There’s a whole world of spa treatments designed to cure colds, depression, stress, wrinkles and more.
Instead of tea, tissues, and chicken noodle soup when you’ve got a cold, how would you like a spa treatment? Or if you’re carrying around emotional baggage, try curing it the way our ancestors have been doing it for generations: with a specific tree used in a spa treatment. There are some super-cool (literally) spa treatments available today, which are said to do everything from easing muscle pain, to zapping evil spirits, to helping with depression. Select your ailment, and then book your treatment.
1. To Reduce Inflammation: Cryotherapy
Strip down to your underwear while standing in an odd contraption that works like a freezer, getting down to about -250 F (yes, that would be colder than Mars but, no, you won’t get frostbite). The point of forking over about $50 for the three-minute treatment? Believers say it reduces inflammation, stimulates weight loss, cures depression and gives them a jolt that otherwise could be achieved only by illegal, addictive drugs. Cryotherapy does this by mimicking hypothermia, and the magic happens when you step out of the chamber and warm up. Elite soccer teams, professional cyclists and field athletes have visited after games to reduce inflammation. While few cryotherapy studies have been done, one published in 2011 by the Public Library of Science One found that a group of trained runners who entered a cryotherapy chamber once a day for five days after running on a treadmill showed fewer markers of inflammation than the group who recovered post-running by sitting.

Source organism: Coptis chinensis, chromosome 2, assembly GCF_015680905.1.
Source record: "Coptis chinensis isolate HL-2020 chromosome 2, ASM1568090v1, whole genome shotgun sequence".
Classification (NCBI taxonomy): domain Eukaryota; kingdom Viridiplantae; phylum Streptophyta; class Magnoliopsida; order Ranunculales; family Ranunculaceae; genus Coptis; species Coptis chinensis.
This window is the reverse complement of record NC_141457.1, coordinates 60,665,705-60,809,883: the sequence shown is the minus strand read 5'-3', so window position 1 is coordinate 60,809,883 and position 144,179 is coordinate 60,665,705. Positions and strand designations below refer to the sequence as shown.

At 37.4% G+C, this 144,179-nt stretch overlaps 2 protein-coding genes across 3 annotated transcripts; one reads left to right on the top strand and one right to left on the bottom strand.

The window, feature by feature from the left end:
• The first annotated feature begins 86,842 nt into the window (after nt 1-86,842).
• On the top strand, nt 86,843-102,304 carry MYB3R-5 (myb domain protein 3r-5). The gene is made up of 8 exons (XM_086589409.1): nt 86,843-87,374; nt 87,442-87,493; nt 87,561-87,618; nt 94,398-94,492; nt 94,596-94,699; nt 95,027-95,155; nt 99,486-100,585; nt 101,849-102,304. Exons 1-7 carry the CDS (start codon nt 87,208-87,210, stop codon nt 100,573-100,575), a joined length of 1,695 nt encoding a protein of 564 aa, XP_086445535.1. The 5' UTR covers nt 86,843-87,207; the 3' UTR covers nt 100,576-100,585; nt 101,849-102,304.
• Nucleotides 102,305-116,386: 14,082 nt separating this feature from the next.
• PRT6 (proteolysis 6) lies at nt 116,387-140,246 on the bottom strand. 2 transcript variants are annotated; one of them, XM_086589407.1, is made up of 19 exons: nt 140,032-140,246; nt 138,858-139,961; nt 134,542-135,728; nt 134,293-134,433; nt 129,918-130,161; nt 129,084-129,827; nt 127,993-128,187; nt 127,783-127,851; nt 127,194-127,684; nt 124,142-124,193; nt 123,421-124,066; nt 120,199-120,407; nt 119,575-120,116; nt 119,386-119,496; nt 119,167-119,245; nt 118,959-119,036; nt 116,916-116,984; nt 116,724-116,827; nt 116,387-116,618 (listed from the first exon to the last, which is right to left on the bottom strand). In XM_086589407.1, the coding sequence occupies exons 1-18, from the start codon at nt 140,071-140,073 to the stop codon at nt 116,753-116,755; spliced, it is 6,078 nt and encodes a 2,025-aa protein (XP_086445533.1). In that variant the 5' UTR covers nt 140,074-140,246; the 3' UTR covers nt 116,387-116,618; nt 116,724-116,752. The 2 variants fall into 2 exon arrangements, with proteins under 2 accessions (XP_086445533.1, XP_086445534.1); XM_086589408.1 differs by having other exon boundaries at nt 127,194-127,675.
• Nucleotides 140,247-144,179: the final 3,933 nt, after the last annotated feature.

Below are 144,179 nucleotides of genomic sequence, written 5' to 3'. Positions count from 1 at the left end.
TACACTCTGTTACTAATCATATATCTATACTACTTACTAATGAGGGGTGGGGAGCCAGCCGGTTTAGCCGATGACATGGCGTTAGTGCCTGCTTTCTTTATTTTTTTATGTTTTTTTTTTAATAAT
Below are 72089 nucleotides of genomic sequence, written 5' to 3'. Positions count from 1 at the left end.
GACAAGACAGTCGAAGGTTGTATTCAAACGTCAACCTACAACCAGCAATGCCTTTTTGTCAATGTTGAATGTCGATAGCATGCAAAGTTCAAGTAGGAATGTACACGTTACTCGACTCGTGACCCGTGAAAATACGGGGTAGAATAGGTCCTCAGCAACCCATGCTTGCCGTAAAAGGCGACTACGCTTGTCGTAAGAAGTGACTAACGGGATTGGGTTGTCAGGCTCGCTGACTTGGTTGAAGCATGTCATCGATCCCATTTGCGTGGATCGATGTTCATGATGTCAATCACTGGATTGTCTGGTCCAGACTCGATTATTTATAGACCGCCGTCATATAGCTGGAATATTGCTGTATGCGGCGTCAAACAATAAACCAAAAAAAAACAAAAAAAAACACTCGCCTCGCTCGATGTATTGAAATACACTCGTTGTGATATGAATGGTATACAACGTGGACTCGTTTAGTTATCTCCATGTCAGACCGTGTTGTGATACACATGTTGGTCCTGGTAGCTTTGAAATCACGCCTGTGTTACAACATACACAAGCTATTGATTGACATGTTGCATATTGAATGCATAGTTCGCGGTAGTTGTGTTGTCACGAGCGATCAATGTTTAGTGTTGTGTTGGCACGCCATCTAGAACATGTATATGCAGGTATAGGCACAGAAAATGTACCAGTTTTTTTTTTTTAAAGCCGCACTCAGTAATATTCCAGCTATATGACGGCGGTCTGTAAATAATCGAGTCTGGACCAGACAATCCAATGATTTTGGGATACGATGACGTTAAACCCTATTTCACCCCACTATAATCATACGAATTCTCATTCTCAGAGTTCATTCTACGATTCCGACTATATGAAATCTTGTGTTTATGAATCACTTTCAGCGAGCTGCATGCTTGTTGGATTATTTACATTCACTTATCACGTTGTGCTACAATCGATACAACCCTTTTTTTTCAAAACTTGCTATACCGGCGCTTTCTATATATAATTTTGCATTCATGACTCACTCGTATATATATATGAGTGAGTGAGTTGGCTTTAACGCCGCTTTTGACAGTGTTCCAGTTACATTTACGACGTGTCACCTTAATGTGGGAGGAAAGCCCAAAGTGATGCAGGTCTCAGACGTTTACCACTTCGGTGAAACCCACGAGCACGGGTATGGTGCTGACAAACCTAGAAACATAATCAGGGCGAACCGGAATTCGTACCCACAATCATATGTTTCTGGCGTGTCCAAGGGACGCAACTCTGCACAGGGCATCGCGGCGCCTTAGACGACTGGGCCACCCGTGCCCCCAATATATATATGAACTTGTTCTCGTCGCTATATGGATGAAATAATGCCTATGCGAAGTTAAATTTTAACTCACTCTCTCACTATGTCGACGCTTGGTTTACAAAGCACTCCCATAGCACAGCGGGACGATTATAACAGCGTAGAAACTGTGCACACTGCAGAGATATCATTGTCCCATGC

Where to find it: Chicago CryoSpa, Chicago, Illinois.
2. To Treat Body Aches and Pains: Manaka Tapping
This is a form of acupuncture that uses a wooden peg instead of needles. The peg is placed on an acupuncture point and tapped rhythmically with a light wooden hammer to the beat of a metronome. Manaka tapping relieves the pressure pain once the points are stimulated at a certain number of beats per minute — hence, the metronome. When the hammer touches specific points, your pain should be relieved. The person performing manaka tapping should be trained in traditional Chinese medicine.
Where to find it: Lake Austin Spa Resort, Austin, Texas.
3. To Loosen Stiff Muscles: Naga